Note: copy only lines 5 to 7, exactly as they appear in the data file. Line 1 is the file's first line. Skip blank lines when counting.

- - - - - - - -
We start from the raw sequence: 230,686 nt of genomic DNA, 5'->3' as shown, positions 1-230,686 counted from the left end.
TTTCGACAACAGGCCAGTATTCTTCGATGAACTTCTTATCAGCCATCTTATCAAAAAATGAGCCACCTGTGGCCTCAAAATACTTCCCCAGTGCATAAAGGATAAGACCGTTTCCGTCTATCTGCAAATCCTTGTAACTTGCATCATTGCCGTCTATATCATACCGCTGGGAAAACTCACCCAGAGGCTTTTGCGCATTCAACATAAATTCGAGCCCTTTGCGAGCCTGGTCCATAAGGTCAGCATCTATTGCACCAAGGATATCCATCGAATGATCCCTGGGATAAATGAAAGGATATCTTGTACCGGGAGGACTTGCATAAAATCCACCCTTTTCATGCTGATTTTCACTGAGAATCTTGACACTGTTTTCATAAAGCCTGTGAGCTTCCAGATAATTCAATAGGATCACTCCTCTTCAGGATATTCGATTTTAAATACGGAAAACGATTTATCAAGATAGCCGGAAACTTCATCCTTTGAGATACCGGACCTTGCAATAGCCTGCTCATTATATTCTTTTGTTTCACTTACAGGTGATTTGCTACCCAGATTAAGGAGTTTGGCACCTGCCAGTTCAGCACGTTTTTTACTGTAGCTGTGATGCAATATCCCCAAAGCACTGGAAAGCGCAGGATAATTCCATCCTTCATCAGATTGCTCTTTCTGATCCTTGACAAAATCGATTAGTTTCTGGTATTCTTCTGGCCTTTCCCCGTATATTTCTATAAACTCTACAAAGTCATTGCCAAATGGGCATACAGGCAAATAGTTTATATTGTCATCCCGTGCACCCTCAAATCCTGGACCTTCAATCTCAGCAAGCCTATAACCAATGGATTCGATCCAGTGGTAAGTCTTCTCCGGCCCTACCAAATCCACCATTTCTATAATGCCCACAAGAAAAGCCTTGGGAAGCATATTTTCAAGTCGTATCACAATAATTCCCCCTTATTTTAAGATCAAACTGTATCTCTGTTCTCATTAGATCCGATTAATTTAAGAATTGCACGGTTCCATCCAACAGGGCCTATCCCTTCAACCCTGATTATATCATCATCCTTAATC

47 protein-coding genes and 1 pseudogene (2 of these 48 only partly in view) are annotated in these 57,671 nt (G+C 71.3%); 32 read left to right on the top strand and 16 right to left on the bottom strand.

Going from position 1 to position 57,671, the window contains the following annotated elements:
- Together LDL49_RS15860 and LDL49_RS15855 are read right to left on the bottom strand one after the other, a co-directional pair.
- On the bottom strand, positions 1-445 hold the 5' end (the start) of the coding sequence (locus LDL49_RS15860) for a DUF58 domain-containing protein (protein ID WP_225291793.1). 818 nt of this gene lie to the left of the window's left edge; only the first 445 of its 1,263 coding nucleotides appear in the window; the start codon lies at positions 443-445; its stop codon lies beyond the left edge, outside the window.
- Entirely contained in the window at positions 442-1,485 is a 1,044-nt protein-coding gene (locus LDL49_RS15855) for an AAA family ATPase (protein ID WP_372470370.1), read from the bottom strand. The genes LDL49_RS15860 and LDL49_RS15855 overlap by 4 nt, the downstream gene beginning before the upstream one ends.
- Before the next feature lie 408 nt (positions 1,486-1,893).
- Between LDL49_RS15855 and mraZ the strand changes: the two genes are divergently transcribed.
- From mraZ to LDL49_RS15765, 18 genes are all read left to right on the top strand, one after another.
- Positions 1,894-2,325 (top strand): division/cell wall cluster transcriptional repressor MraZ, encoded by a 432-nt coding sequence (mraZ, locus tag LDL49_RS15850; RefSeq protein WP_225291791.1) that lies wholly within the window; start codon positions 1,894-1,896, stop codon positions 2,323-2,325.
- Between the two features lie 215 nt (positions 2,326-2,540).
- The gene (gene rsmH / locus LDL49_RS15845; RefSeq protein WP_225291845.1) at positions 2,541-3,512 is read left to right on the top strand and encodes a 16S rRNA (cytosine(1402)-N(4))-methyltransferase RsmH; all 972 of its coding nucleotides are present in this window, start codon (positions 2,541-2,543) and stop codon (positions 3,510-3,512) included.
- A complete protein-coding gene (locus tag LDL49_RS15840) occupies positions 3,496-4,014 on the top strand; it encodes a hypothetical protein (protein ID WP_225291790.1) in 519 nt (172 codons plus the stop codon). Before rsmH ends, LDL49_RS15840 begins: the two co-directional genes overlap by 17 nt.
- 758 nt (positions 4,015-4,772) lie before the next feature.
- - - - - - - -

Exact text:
- Together LDL49_RS15860 and LDL49_RS15855 are read right to left on the bottom strand one after the other, a co-directional pair.
- On the bottom strand, positions 1-445 hold the 5' end (the start) of the coding sequence (locus LDL49_RS15860) for a DUF58 domain-containing protein (protein ID WP_225291793.1). 818 nt of this gene lie to the left of the window's left edge; only the first 445 of its 1,263 coding nucleotides appear in the window; the start codon lies at positions 443-445; its stop codon lies beyond the left edge, outside the window.
- Entirely contained in the window at positions 442-1,485 is a 1,044-nt protein-coding gene (locus LDL49_RS15855) for an AAA family ATPase (protein ID WP_372470370.1), read from the bottom strand. The genes LDL49_RS15860 and LDL49_RS15855 overlap by 4 nt, the downstream gene beginning before the upstream one ends.